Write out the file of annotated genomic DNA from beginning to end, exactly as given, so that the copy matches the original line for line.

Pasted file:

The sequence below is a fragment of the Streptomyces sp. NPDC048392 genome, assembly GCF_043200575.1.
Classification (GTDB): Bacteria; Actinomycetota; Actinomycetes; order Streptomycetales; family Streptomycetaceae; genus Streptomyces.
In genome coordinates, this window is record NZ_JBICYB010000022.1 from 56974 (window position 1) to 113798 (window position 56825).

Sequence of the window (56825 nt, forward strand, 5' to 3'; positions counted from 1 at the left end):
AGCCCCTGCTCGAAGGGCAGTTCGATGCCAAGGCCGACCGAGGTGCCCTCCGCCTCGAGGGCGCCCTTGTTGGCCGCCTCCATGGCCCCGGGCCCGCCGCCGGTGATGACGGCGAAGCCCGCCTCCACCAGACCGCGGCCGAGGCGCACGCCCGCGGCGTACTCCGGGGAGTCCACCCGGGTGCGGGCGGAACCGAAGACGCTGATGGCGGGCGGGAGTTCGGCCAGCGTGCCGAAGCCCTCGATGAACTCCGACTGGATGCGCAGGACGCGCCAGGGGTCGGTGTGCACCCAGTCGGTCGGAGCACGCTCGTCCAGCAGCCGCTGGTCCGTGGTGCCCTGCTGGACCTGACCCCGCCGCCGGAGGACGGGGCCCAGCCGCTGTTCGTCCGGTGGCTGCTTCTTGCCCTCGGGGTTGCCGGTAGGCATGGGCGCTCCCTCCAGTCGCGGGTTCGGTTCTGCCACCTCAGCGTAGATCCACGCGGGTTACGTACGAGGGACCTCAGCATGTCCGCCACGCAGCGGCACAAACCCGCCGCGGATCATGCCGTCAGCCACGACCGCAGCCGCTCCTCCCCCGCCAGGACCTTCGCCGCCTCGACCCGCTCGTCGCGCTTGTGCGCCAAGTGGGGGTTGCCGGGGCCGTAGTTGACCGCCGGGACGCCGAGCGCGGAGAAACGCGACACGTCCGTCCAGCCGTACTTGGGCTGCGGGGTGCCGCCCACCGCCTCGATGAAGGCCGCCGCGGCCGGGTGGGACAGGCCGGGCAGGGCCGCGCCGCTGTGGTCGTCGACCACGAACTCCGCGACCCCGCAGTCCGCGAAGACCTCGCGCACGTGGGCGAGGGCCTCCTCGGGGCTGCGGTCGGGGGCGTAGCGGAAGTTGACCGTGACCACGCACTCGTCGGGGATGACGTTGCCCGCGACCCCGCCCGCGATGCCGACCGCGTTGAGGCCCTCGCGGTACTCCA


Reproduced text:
The sequence below is a fragment of the Streptomyces sp. NPDC048392 genome, assembly GCF_043200575.1.
Classification (GTDB): Bacteria; Actinomycetota; Actinomycetes; order Streptomycetales; family Streptomycetaceae; genus Streptomyces.
In genome coordinates, this window is record NZ_JBICYB010000022.1 from 56974 (window position 1) to 113798 (window position 56825).

Sequence of the window (56825 nt, forward strand, 5' to 3'; positions counted from 1 at the left end):
AGCCCCTGCTCGAAGGGCAGTTCGATGCCAAGGCCGACCGAGGTGCCCTCCGCCTCGAGGGCGCCCTTGTTGGCCGCCTCCATGGCCCCGGGCCCGCCGCCGGTGATGACGGCGAAGCCCGCCTCCACCAGACCGCGGCCGAGGCGCACGCCCGCGGCGTACTCCGGGGAGTCCACCCGGGTGCGGGCGGAACCGAAGACGCTGATGGCGGGCGGGAGTTCGGCCAGCGTGCCGAAGCCCTCGATGAACTCCGACTGGATGCGCAGGACGCGCCAGGGGTCGGTGTGCACCCAGTCGGTCGGAGCACGCTCGTCCAGCAGCCGCTGGTCCGTGGTGCCCTGCTGGACCTGACCCCGCCGCCGGAGGACGGGGCCCAGCCGCTGTTCGTCCGGTGGCTGCTTCTTGCCCTCGGGGTTGCCGGTAGGCATGGGCGCTCCCTCCAGTCGCGGGTTCGGTTCTGCCACCTCAGCGTAGATCCACGCGGGTTACGTACGAGGGACCTCAGCATGTCCGCCACGCAGCGGCACAAACCCGCCGCGGATCATGCCGTCAGCCACGACCGCAGCCGCTCCTCCCCCGCCAGGACCTTCGCCGCCTCGACCCGCTCGTCGCGCTTGTGCGCCAAGTGGGGGTTGCCGGGGCCGTAGTTGACCGCCGGGACGCCGAGCGCGGAGAAACGCGACACGTCCGTCCAGCCGTACTTGGGCTGCGGGGTGCCGCCCACCGCCTCGATGAAGGCCGCCGCGGCCGGGTGGGACAGGCCGGGCAGGGCCGCGCCGCTGTGGTCGTCGACCACGAACTCCGCGACCCCGCAGTCCGCGAAGACCTCGCGCACGTGGGCGAGGGCCTCCTCGGGGCTGCGGTCGGGGGCGTAGCGGAAGTTGACCGTGACCACGCACTCGTCGGGGATGACGTTGCCCGCGACCCCGCCCGCGATGCCGACCGCGTTGAGGCCCTCGCGGTACTCCA